The Politics of China’s Economic Reform Movement
Since the start of the reform movement in late 1978, China’sleaders have declared that the CCP’s top priority should be toachieve robust economic growth and improve the standard of living.They chose this path of “peaceful development” to minimize thelikelihood of civil and economic unrest that dominated the Maoregime. The failure of central planning and the Soviet developmentmodel led to institutional innovation and economic restructuring.China’s accession to the World Trade Organization (WTO) in December2001 was further evidence of the commitment to liberalize trade andthe financial sector.
Progress has been made since 2001, but as the foregoing analysisimplies much remains to be done.23 There has been much discussion of how Chinashould sequence its economic reforms and make the transition fromfinancial repression to capital freedom. It is clear that openingcapital markets without reforming state‐owned banks and withoutmaintaining monetary stability could lead to substantial capitalflight and exacerbate the problem of nonperforming loans. Moreover,there must be an effective legal system to protect newly acquiredprivate property rights.
In a recent interview, Zhou Xiaochuan, the head of the PBC,emphasized that China is committed to create an institutionalframework for a more flexible exchange rate regime “based on marketdemand and supply,” and “gradually realize RMB convertibility …by lifting the restrictions on cross‐border capital movements in aselective and step‐by‐step manner.” In sequencing the financialsector reforms, the first priority is to put the banking system ona sound footing by recapitalizing the large state‐owned banks andturning them into joint‐stock companies with the participation offoreign strategic investors. Further progress must also be achievedin widening the scope of foreign exchange transactions, includingliberalizing the capital account. Zhou recognizes thatinstitutional change cannot occur overnight because “people needsome time to learn and adapt to change.” A new “mindset” must bedeveloped. Moreover, he understands that China “cannot wait tostart reforming the exchange rate regime until all banking reformmeasures have been completed.“24 Reform must move along a broad front.
Financial restructuring is occurring and the new exchange rateregime should allow for more flexibility, but one should not thinkthat the CCP would easily give up its control over the financialsector or allow the exchange rate to be set by market forces.Political change must accompany economic reform if capital freedomis to be fully realized.
The United States and China need to continue the policy ofengagement and recognize that it is more important to focus on theissue of capital freedom than on the narrow question of the properexchange rate. China should continue to liberalize its exchangerate regime, open its capital markets, allow full convertibility ofthe RMB, liberalize interest rates, and use domestic monetarypolicy to achieve long‐run price stability. Most important, Chinaneeds to privatize its stock markets, its banks, and its firms.
The need for reform of China’s financial sector is widelyrecognized by Chinese officials and leading economists. Wang Zili,vice director of the Guangzhou Branch of the PBC has emphasized theneed for market‐based interest rates that reflect the supply anddemand for funds. He argues that without liberalization, theinterest rate cannot effectively function as a tool of monetarypolicy: “A prerequisite for interest rates to take effect inmacro‐regulation is that capital demand and supply should be highlymarket‐oriented.” Thus, “the most important thing for us to do isto form a reasonable interest rate structure.“25 Recently banks have been given morediscretion in setting loan rates, but the PBC still relies onadministrative measures to curb excessive money and creditgrowth.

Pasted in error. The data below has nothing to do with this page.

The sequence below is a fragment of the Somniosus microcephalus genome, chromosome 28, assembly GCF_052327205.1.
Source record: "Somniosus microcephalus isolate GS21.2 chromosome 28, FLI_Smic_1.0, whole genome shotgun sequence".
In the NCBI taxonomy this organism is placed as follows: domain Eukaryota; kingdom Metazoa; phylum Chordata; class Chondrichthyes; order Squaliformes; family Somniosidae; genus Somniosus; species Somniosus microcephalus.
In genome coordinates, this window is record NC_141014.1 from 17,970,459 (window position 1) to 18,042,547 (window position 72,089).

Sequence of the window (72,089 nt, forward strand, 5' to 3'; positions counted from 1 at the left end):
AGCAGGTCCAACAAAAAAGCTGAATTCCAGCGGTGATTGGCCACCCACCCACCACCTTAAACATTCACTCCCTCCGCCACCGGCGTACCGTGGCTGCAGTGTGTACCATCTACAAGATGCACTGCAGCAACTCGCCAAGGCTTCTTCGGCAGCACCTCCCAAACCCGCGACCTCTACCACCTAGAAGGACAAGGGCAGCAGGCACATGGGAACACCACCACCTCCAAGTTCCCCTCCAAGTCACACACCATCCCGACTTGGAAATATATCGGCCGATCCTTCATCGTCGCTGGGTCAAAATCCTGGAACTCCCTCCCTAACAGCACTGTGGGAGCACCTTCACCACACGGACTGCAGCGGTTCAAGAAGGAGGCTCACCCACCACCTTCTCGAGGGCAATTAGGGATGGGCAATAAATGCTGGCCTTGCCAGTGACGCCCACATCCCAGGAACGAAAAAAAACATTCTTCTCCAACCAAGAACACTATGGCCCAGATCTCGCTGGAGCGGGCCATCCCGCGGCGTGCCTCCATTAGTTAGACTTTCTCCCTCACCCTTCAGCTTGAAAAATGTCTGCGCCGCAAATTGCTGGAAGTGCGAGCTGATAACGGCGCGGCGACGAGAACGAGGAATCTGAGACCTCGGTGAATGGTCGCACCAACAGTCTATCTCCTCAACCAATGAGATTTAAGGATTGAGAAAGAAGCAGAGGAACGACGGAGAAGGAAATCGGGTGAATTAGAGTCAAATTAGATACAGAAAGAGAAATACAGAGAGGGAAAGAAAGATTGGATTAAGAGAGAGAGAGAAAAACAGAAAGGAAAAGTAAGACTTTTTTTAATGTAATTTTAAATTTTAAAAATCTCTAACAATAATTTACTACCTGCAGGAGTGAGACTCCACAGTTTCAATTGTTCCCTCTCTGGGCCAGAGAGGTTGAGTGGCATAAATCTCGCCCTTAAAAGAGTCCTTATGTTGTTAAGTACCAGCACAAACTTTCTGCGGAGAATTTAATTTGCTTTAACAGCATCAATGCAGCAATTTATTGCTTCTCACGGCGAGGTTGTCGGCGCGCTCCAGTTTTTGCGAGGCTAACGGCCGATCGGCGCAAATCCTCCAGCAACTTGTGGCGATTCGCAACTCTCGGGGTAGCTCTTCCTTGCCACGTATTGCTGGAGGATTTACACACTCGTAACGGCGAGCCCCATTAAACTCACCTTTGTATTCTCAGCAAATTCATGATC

The PBC’s Monetary Policy Committee has been concerned with thelack of flexibility in the current financial system and made thefollowing recommendations at its third quarterly meeting in2005:
- “The market itself should be allowed to play its role ineconomic restructuring.”
- “Market‐based interest rate reform policies should becontinuously carried out.”
- “Measures should be taken to further improve the managedfloating exchange rate regime and maintain the exchange rate…at an adaptive and equilibrium level.”
- “Efforts should be made to advance financial reform” and “toenhance the effectiveness of monetary policytransmission.“26
Those pro‐market policy recommendations are a positive sign anda clear signal that China’s top policymakers are aware of whatneeds to be done to improve the financial architecture.
If China is to carry out its plans for financial liberalizationand have a flexible exchange rate regime, the PBC must have greaterindependence. Indeed, He Fan and Zhang Bin, economists with theChinese Academy of Social Sciences, have argued that Beijing “mustmake implementation of an independent monetary policy its toppriority.“27 With greaterindependence will come greater transparency and credibility. Untilthat time, the PBC will be heavily politicized and its statementswill lack the credibility necessary to assure global investors thatstop‐go monetary policy has ended.
In addition to internal pressures for financial reform, China isfacing external pressures from the U.S. Congress and the WTO forending exchange and capital controls. China has promised to allowfull participation by foreigners in its banking sector by 2007 andto further open to foreign portfolio investment. However, China isintent on moving at its own pace, especially regarding thetransition to a floating exchange rate regime. According to Zhou,the “noises” being made on Capitol Hill (e.g., by DemocraticSenator Charles Schumer and Republican Senator Lindsey Graham) forprotectionist measures‐if China does not significantly revalue theRMB/dollar exchange rate-“will not change the basic conditions andsequence of China’s exchange rate reform.“28